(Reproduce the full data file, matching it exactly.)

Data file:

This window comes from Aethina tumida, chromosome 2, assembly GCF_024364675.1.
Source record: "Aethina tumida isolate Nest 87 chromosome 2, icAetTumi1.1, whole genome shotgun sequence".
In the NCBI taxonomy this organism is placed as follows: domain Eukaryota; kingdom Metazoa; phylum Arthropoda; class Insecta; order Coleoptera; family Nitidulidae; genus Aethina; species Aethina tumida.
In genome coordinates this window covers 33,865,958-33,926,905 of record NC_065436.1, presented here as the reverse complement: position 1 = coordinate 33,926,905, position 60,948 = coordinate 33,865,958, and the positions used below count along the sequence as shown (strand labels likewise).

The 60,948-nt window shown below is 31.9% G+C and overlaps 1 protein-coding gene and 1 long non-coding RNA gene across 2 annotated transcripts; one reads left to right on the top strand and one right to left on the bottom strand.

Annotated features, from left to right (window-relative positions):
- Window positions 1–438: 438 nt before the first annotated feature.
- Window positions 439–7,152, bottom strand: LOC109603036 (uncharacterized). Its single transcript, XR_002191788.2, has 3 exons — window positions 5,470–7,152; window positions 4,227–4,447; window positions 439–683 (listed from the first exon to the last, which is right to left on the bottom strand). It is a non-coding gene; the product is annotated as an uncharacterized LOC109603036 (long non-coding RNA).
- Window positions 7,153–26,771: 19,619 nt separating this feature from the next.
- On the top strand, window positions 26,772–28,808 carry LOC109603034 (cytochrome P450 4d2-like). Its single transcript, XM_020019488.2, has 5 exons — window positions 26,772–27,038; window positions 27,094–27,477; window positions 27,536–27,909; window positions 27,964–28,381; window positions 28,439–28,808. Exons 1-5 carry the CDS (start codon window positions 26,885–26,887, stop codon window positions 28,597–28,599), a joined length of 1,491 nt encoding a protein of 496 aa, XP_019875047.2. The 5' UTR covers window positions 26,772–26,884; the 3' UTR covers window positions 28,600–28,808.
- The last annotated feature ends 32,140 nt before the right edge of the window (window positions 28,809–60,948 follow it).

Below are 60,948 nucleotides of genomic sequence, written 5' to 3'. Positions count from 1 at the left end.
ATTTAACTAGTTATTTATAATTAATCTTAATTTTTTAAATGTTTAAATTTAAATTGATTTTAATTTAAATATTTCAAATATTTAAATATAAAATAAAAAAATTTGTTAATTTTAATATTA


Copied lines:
This window comes from Aethina tumida, chromosome 2, assembly GCF_024364675.1.
Source record: "Aethina tumida isolate Nest 87 chromosome 2, icAetTumi1.1, whole genome shotgun sequence".
In the NCBI taxonomy this organism is placed as follows: domain Eukaryota; kingdom Metazoa; phylum Arthropoda; class Insecta; order Coleoptera; family Nitidulidae; genus Aethina; species Aethina tumida.
In genome coordinates this window covers 33,865,958-33,926,905 of record NC_065436.1, presented here as the reverse complement: position 1 = coordinate 33,926,905, position 60,948 = coordinate 33,865,958, and the positions used below count along the sequence as shown (strand labels likewise).

The 60,948-nt window shown below is 31.9% G+C and overlaps 1 protein-coding gene and 1 long non-coding RNA gene across 2 annotated transcripts; one reads left to right on the top strand and one right to left on the bottom strand.

Annotated features, from left to right (window-relative positions):
- Window positions 1–438: 438 nt before the first annotated feature.
- Window positions 439–7,152, bottom strand: LOC109603036 (uncharacterized). Its single transcript, XR_002191788.2, has 3 exons — window positions 5,470–7,152; window positions 4,227–4,447; window positions 439–683 (listed from the first exon to the last, which is right to left on the bottom strand). It is a non-coding gene; the product is annotated as an uncharacterized LOC109603036 (long non-coding RNA).
- Window positions 7,153–26,771: 19,619 nt separating this feature from the next.
- On the top strand, window positions 26,772–28,808 carry LOC109603034 (cytochrome P450 4d2-like). Its single transcript, XM_020019488.2, has 5 exons — window positions 26,772–27,038; window positions 27,094–27,477; window positions 27,536–27,909; window positions 27,964–28,381; window positions 28,439–28,808. Exons 1-5 carry the CDS (start codon window positions 26,885–26,887, stop codon window positions 28,597–28,599), a joined length of 1,491 nt encoding a protein of 496 aa, XP_019875047.2. The 5' UTR covers window positions 26,772–26,884; the 3' UTR covers window positions 28,600–28,808.
- The last annotated feature ends 32,140 nt before the right edge of the window (window positions 28,809–60,948 follow it).

Below are 60,948 nucleotides of genomic sequence, written 5' to 3'. Positions count from 1 at the left end.
ATTTAACTAGTTATTTATAATTAATCTTAATTTTTTAAATGTTTAAATTTAAATTGATTTTAATTTAAATATTTCAAATATTTAAATATAAAATAAAAAAATTTGTTAATTTTAATATTA